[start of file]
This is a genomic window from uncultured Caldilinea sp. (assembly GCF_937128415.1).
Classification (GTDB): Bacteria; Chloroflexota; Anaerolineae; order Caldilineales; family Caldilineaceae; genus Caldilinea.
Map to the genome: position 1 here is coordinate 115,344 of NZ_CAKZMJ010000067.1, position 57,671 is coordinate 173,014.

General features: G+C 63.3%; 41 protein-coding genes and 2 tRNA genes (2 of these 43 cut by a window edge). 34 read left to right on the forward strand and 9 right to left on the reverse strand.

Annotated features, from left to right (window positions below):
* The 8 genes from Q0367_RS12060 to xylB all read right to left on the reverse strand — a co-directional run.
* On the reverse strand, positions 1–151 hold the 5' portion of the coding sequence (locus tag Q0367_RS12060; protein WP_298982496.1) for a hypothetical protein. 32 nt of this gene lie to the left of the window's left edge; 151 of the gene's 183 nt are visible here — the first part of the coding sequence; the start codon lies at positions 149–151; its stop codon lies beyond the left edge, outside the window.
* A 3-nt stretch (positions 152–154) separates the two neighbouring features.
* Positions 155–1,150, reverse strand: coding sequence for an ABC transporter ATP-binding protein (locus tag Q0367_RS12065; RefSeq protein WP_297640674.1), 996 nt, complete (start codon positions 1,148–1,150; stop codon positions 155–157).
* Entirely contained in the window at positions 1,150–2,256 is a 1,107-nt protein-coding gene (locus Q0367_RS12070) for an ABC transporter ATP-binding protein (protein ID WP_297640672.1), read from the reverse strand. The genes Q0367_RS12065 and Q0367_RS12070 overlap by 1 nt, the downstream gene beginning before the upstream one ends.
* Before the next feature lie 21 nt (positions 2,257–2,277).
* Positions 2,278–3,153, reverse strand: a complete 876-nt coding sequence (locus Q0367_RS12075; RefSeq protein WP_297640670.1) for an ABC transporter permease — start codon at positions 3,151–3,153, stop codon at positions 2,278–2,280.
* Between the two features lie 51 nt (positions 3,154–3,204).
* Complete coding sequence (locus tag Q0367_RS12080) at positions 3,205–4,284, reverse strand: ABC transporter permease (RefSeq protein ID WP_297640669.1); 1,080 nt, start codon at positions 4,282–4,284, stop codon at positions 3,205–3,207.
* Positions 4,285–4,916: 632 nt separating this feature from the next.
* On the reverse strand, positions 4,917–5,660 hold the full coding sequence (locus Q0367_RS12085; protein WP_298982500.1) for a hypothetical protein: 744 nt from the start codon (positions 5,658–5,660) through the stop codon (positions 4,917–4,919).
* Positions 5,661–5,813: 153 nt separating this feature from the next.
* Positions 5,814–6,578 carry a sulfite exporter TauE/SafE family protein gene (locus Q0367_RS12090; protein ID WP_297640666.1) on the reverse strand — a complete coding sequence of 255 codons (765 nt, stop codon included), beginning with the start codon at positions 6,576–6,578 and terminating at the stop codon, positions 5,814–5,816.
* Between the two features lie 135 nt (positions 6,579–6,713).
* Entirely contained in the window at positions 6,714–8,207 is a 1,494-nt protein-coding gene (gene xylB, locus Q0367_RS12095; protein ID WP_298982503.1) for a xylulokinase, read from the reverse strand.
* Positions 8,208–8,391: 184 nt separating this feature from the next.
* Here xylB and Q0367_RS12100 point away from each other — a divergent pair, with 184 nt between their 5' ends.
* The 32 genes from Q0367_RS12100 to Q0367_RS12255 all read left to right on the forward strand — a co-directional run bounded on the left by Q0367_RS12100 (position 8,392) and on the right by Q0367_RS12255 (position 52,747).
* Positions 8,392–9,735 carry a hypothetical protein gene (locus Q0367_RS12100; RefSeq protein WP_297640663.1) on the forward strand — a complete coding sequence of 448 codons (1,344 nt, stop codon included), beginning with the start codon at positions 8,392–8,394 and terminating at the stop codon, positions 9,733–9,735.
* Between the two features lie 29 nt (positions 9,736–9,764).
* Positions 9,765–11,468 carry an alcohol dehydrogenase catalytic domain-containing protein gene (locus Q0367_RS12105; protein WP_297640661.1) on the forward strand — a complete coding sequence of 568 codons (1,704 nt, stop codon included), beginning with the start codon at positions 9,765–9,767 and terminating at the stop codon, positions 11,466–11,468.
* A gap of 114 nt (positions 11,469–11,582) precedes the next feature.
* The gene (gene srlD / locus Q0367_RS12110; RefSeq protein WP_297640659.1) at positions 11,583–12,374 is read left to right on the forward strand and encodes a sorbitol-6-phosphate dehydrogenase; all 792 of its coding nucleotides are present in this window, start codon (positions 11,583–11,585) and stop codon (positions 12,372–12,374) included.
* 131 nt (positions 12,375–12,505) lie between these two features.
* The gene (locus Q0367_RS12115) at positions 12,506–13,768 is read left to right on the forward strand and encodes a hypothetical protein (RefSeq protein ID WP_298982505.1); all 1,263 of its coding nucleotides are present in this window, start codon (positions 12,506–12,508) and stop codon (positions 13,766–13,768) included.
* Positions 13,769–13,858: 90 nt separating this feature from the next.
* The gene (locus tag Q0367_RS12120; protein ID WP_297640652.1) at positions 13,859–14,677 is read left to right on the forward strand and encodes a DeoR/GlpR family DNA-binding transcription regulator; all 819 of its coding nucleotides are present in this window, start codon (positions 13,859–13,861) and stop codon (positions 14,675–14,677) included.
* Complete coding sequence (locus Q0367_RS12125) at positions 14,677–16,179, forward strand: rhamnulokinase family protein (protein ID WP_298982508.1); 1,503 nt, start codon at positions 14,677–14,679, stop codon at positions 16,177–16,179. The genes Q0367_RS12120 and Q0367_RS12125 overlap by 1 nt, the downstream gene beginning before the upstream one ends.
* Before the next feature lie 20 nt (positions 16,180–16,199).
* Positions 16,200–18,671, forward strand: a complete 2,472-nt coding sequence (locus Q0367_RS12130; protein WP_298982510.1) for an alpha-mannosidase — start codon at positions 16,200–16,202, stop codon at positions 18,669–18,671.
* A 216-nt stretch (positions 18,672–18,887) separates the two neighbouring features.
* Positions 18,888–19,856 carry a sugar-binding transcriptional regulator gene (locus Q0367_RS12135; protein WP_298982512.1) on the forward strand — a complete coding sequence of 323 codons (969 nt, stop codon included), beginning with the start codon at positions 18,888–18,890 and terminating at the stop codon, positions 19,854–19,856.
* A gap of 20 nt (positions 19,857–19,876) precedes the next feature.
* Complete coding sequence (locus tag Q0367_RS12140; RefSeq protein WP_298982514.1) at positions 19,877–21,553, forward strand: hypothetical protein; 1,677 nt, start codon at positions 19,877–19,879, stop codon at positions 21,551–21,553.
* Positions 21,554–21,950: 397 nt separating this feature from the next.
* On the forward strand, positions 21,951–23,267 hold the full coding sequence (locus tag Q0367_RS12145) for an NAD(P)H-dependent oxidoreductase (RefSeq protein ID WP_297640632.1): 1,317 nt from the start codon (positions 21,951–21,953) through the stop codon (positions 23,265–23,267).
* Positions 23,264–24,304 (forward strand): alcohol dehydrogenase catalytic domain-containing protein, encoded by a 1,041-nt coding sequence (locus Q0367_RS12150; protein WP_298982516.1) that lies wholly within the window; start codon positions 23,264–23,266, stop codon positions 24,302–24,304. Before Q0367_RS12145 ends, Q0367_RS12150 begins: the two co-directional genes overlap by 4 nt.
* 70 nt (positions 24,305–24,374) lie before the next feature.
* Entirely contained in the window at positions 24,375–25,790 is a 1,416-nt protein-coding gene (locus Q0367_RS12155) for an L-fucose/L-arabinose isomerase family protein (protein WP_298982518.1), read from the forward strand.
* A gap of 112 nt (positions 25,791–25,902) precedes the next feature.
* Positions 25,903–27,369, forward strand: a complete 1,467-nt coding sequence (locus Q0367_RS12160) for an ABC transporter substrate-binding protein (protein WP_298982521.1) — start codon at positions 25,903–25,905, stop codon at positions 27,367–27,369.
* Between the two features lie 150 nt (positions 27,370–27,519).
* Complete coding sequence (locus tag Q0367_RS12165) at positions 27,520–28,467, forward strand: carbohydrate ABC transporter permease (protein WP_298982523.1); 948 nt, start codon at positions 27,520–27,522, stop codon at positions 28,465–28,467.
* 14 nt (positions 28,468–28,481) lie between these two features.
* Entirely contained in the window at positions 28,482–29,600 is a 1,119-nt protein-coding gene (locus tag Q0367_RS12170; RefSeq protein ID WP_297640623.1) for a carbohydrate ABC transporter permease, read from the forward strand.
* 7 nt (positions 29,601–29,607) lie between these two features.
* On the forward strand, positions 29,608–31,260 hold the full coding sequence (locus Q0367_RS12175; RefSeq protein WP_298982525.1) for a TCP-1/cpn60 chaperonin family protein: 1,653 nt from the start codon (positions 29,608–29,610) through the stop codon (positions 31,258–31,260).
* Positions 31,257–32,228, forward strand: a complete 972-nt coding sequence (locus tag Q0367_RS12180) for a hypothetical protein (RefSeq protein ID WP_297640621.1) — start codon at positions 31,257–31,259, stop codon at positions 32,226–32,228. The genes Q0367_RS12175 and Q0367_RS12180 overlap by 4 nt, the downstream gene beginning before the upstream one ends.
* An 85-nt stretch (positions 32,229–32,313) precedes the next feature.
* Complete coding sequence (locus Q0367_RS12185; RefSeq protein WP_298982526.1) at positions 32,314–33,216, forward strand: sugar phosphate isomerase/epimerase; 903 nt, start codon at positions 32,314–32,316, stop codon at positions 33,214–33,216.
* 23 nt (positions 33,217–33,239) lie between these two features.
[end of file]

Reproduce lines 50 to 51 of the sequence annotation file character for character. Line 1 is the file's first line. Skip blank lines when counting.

* Entirely contained in the window at positions 28,482–29,600 is a 1,119-nt protein-coding gene (locus tag Q0367_RS12170; RefSeq protein ID WP_297640623.1) for a carbohydrate ABC transporter permease, read from the forward strand.
* 7 nt (positions 29,601–29,607) lie between these two features.